CollectionAccess has a selection of user-contributed installation profiles, some of which are based on standard and some are completely custom. 

The options for the installation wizard presented the following choices:

EBUCORE V1.4 2013

[DACS] Heritage Muse

[DEFAULT] Visual resources collection

[Standard] CDWA-Lite 1.1

[Standard] DarwinCore

[Standard] DublinCore [2014 Revision]

[Standard] ISAD(G) – General International Standard Archival Desciption

[Standard] PBCore v1.2 REVISED 2013

[Standard] SPECTRUM

[Testing] Profile for test cases

The configuration library I chose was listed as selection of user-contributed installation profiles under Institutional Archives and Special Collections.

New Museum of Contemporary Art, New York, NY, USA. 

Metadata Standards: Dublin Core

Object Types: collections, datasets, events, images, interactive resources, moving images, physical objects, services, software, sounds, texts

If you are interested in further reading visit this page:

CollectiveAccess: Screen Shot 2018-10-08

CollectiveAccess: Screen Shot 2018-10-08

Project Process

Installing the Collective Access on our Star Global server required a server update using newer Apache 2.4 and PHP 5.6.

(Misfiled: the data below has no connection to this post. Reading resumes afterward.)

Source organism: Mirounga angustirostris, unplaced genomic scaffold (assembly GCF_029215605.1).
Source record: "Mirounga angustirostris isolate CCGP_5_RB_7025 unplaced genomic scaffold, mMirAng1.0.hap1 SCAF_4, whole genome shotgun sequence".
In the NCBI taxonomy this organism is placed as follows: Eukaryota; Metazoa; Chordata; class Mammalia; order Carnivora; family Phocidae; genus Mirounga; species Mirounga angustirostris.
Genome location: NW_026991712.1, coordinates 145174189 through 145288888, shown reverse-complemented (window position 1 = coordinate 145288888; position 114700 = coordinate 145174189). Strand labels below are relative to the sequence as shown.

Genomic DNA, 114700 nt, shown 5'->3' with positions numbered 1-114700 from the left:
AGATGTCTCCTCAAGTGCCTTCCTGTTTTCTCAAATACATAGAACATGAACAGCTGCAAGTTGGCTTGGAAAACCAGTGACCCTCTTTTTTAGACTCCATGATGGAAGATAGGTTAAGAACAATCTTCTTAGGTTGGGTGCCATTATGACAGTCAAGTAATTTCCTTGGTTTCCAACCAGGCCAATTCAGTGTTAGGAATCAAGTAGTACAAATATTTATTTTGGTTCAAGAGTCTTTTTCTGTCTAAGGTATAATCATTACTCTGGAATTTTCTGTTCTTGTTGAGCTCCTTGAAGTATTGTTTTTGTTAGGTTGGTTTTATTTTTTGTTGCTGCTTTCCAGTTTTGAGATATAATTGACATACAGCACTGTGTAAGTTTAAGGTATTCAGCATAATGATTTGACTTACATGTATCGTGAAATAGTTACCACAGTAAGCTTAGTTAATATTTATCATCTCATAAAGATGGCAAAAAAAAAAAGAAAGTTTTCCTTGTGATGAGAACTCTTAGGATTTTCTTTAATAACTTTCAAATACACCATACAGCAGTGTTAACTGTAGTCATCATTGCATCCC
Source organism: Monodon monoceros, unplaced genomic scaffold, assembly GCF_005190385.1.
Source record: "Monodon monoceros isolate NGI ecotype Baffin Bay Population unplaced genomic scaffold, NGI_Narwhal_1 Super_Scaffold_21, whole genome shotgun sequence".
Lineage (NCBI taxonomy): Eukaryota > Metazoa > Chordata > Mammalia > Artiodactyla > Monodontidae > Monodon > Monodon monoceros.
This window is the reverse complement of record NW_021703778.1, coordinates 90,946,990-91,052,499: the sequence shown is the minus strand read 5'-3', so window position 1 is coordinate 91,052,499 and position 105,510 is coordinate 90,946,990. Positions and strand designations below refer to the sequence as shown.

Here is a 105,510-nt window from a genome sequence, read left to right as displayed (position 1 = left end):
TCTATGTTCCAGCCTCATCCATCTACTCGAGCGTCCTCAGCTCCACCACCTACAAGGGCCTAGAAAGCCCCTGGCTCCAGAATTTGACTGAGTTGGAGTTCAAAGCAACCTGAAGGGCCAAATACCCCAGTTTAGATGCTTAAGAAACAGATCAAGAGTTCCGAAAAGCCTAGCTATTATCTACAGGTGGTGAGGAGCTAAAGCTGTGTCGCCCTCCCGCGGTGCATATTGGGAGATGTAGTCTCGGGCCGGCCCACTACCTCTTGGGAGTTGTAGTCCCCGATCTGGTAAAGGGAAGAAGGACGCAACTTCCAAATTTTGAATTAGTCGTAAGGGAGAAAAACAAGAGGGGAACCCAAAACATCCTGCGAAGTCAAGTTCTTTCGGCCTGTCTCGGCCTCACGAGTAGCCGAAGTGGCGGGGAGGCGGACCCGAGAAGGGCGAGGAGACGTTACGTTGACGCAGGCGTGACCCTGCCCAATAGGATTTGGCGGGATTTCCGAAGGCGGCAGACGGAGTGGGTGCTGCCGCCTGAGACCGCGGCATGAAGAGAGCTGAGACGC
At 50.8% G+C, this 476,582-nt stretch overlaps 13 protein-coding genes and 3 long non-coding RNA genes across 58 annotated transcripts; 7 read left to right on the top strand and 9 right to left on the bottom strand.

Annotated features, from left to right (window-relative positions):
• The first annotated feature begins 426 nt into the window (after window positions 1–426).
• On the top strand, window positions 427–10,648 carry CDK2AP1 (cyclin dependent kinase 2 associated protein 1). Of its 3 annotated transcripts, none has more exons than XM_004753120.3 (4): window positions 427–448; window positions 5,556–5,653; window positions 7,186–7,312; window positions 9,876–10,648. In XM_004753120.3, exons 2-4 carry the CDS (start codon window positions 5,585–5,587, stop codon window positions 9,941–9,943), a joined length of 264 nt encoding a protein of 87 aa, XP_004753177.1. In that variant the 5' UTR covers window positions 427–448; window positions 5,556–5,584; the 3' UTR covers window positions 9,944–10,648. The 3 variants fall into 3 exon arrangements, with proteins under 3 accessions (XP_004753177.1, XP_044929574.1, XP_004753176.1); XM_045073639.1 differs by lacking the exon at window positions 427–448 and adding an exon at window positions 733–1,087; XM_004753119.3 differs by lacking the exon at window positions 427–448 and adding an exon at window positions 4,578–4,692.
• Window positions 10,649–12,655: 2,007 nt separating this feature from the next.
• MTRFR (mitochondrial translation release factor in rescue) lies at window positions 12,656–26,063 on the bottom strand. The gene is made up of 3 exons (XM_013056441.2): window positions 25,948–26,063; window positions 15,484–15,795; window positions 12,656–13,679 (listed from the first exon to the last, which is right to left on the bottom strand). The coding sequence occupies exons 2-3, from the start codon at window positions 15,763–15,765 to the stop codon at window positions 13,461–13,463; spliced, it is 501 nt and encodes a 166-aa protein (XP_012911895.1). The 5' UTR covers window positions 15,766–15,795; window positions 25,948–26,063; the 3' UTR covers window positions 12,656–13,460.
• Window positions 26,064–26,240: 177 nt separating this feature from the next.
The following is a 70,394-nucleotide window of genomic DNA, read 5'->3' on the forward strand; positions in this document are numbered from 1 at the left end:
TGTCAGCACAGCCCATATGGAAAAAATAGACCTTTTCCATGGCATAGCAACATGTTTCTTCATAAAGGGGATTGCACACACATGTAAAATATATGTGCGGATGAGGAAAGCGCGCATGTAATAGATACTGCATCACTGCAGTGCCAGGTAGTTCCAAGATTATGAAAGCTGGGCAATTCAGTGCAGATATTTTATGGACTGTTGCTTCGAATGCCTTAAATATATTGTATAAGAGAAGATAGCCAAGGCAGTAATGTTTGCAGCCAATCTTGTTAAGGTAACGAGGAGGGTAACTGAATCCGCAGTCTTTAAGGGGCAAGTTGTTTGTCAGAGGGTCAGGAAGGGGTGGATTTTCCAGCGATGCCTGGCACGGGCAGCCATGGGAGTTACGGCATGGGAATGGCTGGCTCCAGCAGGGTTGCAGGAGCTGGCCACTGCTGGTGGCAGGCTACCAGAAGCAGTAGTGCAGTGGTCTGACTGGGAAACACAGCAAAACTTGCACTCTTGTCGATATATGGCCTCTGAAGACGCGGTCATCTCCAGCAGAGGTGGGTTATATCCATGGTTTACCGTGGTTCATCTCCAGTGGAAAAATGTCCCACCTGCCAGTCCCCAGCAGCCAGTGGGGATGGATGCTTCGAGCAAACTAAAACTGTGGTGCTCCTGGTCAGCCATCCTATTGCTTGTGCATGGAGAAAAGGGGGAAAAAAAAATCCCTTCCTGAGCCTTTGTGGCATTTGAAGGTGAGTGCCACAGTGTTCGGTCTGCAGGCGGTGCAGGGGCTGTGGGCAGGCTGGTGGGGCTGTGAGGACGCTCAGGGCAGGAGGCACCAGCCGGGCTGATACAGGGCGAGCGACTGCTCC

Then there was an opportunity to install a profile, test it, and just delete it and start again if it didn’t work the way I intended. Knowing I wanted to store audio, video, and still photos or object data, the [Standard] DublinCore [2014 Revision] sounded like a good option. 

By choosing an existing community contributed one, it meant there would most likely be a more standard way of naming things. 

I also registered the domain name in order for the online database to be stand alone, however, the plan is to forward the domain alias to this portfolio page at which keeps all my project info at one central location. 

Next up was data entry.  This is a time consuming and often tedious task that requires entry of the category, title, photographs, physical description, and labelling the squirrel artifact with the corresponding accession number. The accession number is determined by the date it was purchased or gifted to me (SQRL YY/MM/DD). Receipt of the physical objects entailed labelling them with a yellow sticky note detailing the pertinent information. This is fortunate, because I now have a good amount of info on each artifact going back to 2007. Additionally, this project presented an opportunity to train someone in data entry, and I have found a wonderful person interested in learning new skills which I am training to help me archive the collection. During the first initial entries, we made a nice discovery – the software allows for multiple photos to identify the object.

The tools required include – a laptop with Internet access, software such as Photoshop and iPhoto, a camera, label maker, and measuring tape.  


Please stay tuned as we enter the data over the course of the next few months, and watch for text discussing the web interface selection choices I will need to make. Of course, stay tuned also for live launch date so you can peruse the The Squirrel Collection database for yourself at

Database entry in progress.

Database entry in progress.